Before you can do any debugging, you must determine whether a bug actually exists. You can tell that your macro contains a bug if it doesn’t work the way it should. (Gee, this topic is just filled with insight, isn’t it?) Usually, but not always, you can easily discern this.
A bug often (but not always) becomes apparent when Excel displays a runtime error message. Figure 13-1 shows an example. Notice that this error message includes a button labeled Debug. More about this later in the “About the Debugger” section.
It’s important to remember that bugs often appear when you least expect them. For example, just because your macro works fine with one data set doesn’t mean you can assume it will work equally as well with all data sets. The best debugging approach is thorough testing, under a variety of real-life conditions.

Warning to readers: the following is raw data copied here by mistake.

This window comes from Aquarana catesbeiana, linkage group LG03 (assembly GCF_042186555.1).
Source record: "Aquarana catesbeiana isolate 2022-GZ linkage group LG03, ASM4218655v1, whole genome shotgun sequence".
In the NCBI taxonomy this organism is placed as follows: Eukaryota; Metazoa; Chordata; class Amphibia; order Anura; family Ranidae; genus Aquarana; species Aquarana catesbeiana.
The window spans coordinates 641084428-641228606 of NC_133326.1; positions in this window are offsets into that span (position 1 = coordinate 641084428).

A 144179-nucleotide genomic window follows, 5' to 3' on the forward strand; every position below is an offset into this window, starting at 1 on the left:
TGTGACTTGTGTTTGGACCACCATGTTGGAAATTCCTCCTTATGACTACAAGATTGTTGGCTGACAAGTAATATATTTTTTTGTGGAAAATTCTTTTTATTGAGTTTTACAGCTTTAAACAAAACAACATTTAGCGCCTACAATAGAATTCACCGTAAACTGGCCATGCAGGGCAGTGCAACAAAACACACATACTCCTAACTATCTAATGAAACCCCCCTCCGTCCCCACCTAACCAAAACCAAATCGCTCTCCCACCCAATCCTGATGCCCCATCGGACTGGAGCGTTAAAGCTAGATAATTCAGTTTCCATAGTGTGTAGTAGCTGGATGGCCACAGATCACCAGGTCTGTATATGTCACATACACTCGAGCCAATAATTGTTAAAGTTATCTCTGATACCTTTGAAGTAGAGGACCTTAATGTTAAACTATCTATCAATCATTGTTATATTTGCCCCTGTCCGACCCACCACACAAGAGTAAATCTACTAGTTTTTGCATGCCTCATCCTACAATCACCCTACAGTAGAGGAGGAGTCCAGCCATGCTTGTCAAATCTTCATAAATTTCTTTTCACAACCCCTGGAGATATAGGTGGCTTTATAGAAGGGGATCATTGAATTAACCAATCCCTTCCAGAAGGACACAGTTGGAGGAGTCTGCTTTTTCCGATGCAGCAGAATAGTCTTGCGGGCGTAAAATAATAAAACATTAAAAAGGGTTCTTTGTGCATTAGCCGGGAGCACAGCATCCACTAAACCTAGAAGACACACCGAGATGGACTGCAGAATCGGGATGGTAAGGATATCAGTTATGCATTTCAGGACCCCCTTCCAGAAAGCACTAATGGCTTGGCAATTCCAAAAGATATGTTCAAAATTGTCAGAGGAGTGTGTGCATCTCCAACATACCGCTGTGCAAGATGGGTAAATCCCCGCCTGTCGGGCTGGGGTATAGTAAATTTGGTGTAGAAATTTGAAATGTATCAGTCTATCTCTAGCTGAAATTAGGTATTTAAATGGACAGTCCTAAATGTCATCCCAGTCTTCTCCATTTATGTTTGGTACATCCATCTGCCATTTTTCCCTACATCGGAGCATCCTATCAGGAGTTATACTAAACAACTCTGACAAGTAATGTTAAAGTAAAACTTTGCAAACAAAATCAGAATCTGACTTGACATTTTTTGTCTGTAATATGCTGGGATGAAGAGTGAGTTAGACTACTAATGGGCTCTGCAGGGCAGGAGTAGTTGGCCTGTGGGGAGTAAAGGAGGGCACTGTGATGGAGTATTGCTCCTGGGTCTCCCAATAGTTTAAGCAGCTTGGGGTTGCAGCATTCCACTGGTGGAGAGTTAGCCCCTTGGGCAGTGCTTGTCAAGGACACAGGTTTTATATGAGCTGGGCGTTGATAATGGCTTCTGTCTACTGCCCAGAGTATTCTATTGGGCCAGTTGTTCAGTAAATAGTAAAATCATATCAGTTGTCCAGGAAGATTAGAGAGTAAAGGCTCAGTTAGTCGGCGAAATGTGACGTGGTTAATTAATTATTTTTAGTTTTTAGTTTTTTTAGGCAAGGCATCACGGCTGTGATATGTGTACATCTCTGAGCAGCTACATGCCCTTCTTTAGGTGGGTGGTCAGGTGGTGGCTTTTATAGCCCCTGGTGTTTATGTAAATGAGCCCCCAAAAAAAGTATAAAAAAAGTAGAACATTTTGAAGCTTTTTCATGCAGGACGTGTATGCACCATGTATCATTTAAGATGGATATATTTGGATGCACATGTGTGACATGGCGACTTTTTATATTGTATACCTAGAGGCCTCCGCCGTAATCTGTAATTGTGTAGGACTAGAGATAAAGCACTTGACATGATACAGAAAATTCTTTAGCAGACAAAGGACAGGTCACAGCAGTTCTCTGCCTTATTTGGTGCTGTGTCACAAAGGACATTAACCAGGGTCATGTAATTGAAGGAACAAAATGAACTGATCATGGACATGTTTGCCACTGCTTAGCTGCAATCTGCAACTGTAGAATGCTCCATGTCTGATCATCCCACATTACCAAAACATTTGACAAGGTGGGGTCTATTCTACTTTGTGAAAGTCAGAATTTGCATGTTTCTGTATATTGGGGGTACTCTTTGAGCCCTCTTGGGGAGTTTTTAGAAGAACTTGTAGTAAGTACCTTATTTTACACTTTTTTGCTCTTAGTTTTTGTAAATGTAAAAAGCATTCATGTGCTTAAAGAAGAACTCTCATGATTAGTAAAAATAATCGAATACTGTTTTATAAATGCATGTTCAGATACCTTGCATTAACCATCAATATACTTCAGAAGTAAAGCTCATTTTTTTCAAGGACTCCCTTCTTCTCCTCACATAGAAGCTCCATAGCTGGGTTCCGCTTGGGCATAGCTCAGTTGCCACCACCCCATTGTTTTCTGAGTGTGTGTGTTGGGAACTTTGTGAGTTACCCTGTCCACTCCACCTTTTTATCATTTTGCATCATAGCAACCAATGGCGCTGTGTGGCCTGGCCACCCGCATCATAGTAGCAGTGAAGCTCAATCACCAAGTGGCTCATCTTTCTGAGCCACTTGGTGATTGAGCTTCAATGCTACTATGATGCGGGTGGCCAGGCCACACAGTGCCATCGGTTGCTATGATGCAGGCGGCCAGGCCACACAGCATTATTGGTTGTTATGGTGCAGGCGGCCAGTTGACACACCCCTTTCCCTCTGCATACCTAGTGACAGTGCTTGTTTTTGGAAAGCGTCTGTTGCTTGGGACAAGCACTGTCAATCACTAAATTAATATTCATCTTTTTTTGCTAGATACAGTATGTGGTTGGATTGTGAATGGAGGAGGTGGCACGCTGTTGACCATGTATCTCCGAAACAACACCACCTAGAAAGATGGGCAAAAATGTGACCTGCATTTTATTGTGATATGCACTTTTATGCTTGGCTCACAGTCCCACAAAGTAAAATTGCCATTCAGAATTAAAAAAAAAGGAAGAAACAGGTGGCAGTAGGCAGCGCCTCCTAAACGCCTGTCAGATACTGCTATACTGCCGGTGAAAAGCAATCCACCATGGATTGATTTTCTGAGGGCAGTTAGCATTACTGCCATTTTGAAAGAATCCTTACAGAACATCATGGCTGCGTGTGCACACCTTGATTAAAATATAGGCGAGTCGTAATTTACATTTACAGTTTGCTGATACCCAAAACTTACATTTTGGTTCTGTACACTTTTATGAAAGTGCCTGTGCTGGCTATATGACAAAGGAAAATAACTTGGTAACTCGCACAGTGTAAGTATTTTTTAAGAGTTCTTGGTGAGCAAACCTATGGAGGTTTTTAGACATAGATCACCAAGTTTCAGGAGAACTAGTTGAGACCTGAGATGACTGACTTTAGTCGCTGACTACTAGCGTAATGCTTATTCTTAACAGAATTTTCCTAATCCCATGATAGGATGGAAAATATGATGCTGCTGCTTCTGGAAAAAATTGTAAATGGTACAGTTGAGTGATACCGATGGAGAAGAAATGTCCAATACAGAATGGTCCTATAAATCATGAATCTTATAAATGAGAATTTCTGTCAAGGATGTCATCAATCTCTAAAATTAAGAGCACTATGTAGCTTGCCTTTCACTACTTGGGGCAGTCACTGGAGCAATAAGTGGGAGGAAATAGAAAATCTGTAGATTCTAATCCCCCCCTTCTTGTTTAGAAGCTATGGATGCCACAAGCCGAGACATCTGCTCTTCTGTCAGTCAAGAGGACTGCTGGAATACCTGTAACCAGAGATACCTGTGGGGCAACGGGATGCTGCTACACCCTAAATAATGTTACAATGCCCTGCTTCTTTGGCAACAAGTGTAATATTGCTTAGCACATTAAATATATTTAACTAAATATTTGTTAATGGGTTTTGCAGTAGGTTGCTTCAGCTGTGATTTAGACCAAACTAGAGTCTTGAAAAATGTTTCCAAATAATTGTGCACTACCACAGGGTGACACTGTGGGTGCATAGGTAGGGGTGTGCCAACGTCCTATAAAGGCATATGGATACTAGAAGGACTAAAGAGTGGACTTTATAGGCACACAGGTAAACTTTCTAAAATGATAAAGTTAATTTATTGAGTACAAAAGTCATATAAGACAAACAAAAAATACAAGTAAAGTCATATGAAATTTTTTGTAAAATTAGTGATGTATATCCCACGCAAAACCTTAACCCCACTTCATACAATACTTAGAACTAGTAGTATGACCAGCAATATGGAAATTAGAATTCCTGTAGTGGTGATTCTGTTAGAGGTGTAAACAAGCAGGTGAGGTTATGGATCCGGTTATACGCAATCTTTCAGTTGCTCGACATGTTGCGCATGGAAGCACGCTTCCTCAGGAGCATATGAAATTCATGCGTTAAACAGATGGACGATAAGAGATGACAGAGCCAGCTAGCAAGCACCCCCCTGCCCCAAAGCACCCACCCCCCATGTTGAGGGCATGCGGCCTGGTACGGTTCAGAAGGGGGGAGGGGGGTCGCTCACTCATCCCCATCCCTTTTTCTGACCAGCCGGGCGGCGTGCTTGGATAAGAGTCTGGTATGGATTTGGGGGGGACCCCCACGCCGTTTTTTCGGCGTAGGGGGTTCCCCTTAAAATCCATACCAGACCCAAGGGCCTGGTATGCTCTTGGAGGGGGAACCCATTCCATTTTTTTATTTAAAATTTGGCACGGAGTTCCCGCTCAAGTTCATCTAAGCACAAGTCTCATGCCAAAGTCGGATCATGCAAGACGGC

An error message like this often means that your VBA code contains a bug.
Figure 13-1:
An error message like this often means that your VBA code contains a bug.

Debugging Techniques

In this section, I discuss the four most common methods for debugging Excel VBA code:

Examining the code

Inserting MsgBox functions at various locations in your code Inserting Debug.Print statements Using the Excel built-in debugging tools

Examining your code

Perhaps the most straightforward debugging technique is simply taking a close look at your code to see whether you can find the problem. If you’re lucky, the error jumps right out and you can quickly correct it.